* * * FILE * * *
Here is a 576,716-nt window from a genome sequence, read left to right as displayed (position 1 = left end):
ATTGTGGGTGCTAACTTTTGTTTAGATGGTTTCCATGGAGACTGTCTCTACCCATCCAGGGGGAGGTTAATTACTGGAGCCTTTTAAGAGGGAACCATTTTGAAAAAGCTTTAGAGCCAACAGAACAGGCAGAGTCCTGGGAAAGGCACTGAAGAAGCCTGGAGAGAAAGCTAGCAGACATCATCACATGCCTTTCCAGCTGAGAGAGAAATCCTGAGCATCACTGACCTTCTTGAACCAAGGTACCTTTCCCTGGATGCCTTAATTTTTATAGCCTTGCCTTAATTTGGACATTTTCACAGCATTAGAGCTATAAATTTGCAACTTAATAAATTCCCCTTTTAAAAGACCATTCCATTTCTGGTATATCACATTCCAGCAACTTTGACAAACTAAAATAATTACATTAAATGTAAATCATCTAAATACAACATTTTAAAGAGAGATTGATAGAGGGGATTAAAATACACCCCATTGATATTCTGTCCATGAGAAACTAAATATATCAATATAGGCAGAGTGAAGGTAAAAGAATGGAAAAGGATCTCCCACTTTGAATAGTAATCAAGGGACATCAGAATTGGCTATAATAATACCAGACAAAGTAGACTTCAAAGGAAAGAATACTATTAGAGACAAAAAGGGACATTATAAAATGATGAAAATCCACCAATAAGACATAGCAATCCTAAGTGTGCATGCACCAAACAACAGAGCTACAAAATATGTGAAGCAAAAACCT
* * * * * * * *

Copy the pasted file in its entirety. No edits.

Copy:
Here is a 576,716-nt window from a genome sequence, read left to right as displayed (position 1 = left end):
ATTGTGGGTGCTAACTTTTGTTTAGATGGTTTCCATGGAGACTGTCTCTACCCATCCAGGGGGAGGTTAATTACTGGAGCCTTTTAAGAGGGAACCATTTTGAAAAAGCTTTAGAGCCAACAGAACAGGCAGAGTCCTGGGAAAGGCACTGAAGAAGCCTGGAGAGAAAGCTAGCAGACATCATCACATGCCTTTCCAGCTGAGAGAGAAATCCTGAGCATCACTGACCTTCTTGAACCAAGGTACCTTTCCCTGGATGCCTTAATTTTTATAGCCTTGCCTTAATTTGGACATTTTCACAGCATTAGAGCTATAAATTTGCAACTTAATAAATTCCCCTTTTAAAAGACCATTCCATTTCTGGTATATCACATTCCAGCAACTTTGACAAACTAAAATAATTACATTAAATGTAAATCATCTAAATACAACATTTTAAAGAGAGATTGATAGAGGGGATTAAAATACACCCCATTGATATTCTGTCCATGAGAAACTAAATATATCAATATAGGCAGAGTGAAGGTAAAAGAATGGAAAAGGATCTCCCACTTTGAATAGTAATCAAGGGACATCAGAATTGGCTATAATAATACCAGACAAAGTAGACTTCAAAGGAAAGAATACTATTAGAGACAAAAAGGGACATTATAAAATGATGAAAATCCACCAATAAGACATAGCAATCCTAAGTGTGCATGCACCAAACAACAGAGCTACAAAATATGTGAAGCAAAAACCT